On our way back from Diskit Monastery
Nubra Valley Unplugged from the way to Diskit Monastery
Nubra Valley….a wow moment
The Chortens, the Road and the Nubra Valley..a delightful combination
Adieu Diskit Monastery
Another snap before returning back to the SUV
We came down to the spot of the road where the Diskit monastery was looking amazingly alluring and mysterious. The sadness of our denial into the monastery was soon washed away by the Godly sight of the Nubra Valley lying wide open with its full natural brilliance. The sun light was fading fast behind the mountains of the west and we had to rush to the Sand Dunes of Hunder Village to catch up with the evening Desert Safari and Camel ride.
The Desert Safari
The shadows of the tall mountain walls were growing larger..On our way back to Hunder
We were now driving back towards Hunder. The shadows of the tall mountain walls were growing larger. The twilight was beginning to cast its romantic aura. And it was fun that we were driving more and more towards it. Perhaps the Sun was in a hurry to set its journey back to the west making the way for an amazing night in the Nubra Valley.
The Desert Safari, Hunder
After reaching Hunder, we took a small bumpy trail lying in the opposite direction of the road leading to our guest house. We soon joined a gushing brook lying to our left and found that out of nowhere there were huge sand dunes ahead of us. We had to park our vehicle along with other numerous tourist cars in a small clearing near a small dune.
The car parking spot below deside the sand dunes
A small wooden bridge took us to the other side of the brook. Unlike the other side, these parts of the valley apart from the sand dunes were dominated by large thorn bushes which are familiar in deserts of Rajasthan. After moving another 200 metres over the sand, we found a pack of double humped camels seated in the desert and their owners enjoying a camp fire.
The small wooden bridge over the brook
The thorny bushes, the gushing brook, the huge mountain walls and the sand dunes..
There was something unique in these camels. In contrast to the one hump Indian camels of Rajasthan, these double humped camels were far bigger and stronger with thick dark grey wooly skins as compared to the smoothly textured skin of their Rajasthani cousins.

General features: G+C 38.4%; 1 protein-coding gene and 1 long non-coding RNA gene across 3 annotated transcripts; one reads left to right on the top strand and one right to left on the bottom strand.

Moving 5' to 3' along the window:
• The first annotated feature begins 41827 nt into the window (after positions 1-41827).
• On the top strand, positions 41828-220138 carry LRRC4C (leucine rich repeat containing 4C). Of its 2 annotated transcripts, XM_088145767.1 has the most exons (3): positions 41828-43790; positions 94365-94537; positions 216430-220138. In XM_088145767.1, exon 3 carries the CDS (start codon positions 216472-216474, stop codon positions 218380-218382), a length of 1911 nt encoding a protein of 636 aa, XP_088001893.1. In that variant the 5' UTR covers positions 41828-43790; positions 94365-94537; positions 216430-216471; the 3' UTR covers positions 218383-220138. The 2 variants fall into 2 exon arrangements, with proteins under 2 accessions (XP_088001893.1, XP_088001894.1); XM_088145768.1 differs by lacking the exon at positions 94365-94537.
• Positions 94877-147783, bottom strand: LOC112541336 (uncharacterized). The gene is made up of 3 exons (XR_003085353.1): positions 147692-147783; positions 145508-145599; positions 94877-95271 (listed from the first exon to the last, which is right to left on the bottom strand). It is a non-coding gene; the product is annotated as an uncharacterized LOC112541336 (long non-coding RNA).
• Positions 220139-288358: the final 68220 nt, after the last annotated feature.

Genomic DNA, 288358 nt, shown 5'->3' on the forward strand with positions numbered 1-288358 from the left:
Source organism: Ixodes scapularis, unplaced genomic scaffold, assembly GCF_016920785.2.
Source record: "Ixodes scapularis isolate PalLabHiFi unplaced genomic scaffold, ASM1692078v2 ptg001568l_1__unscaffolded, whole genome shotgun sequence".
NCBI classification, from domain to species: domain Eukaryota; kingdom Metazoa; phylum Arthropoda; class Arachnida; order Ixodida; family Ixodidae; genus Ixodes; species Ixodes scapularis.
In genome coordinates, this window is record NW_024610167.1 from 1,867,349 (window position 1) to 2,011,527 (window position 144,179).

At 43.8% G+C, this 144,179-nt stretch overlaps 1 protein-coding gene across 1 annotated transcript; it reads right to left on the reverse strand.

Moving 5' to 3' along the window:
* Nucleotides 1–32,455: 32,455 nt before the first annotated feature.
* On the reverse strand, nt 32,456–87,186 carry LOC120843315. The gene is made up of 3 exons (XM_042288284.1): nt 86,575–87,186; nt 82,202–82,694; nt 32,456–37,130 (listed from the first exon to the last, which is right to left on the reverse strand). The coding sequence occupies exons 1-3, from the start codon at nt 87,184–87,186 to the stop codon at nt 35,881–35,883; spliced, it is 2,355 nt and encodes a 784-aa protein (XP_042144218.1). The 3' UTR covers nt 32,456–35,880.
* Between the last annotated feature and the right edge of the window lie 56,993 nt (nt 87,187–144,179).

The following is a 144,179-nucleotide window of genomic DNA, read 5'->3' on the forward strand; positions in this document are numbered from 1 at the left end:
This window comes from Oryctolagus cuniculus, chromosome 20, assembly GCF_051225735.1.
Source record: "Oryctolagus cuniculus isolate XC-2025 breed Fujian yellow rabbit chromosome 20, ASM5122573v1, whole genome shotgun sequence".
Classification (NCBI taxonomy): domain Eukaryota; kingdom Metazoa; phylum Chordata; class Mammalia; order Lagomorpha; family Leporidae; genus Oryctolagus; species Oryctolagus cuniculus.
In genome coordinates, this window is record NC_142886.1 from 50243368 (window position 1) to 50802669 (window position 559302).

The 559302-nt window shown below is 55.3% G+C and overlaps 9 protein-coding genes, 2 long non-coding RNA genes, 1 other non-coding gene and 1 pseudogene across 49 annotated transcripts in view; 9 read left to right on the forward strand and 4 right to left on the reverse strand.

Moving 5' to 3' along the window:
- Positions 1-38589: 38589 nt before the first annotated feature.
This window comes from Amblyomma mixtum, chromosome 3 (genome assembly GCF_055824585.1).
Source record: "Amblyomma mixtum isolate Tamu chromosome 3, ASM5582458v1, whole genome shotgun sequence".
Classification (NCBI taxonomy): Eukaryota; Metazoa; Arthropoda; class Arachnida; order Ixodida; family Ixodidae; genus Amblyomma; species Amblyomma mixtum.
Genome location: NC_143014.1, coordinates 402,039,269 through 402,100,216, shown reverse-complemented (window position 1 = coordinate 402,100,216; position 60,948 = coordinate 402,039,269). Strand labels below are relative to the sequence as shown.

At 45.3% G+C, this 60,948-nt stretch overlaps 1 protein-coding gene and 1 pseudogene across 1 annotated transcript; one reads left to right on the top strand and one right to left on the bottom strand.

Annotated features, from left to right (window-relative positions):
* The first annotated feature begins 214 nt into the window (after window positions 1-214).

The Double Humped Camels of Hunder Desert (Nubra)
The Double Humped Camels
Inspite of the growing cold in the evening, these animals seemed to be absolutely relaxed and unbothered by the change in the weather. With tourists booking their owners for a pleasure ride, the animals were reacting in a pretty cool and relaxed way from their sitting posture to stroll their way out into the dunes.
Exploring the Desert…Hunder Village..amazing aura..
We had to cough Rs 400 for a package of 15 minutes ride including all three of us. The bumpy ride over the dunes was a total fun and thoroughly enjoyable.
It was getting darker and out of nowhere a severe cold breeze engulfed the valley. We knew we had to run for cover as the wind had already started picking up the sands towards us.
Desert Storm brewing after the sunset
Capturing the advent of another Desert storm in Nubra
The cold breeze engulfing the desert
Hassan Ji was waving desperately to us from the other side of the brook indicating that the weather had suddenly gone wrong out of nowhere. We were lucky to be back in our vehicle before the winds picked up their full force. Visibility was suddenly at zero. We had to put on the fog lights, and soon we were out from the dunes back to the roads of Hunder.
There were hardly any trace of the bad weather around our Guest House
We reached our guest house at 6.45pm. To our surprise there were absolutely no traces of any sandy breeze anywhere in the village. This was perhaps the magic of Nubra and we were completely bowled out by its spell.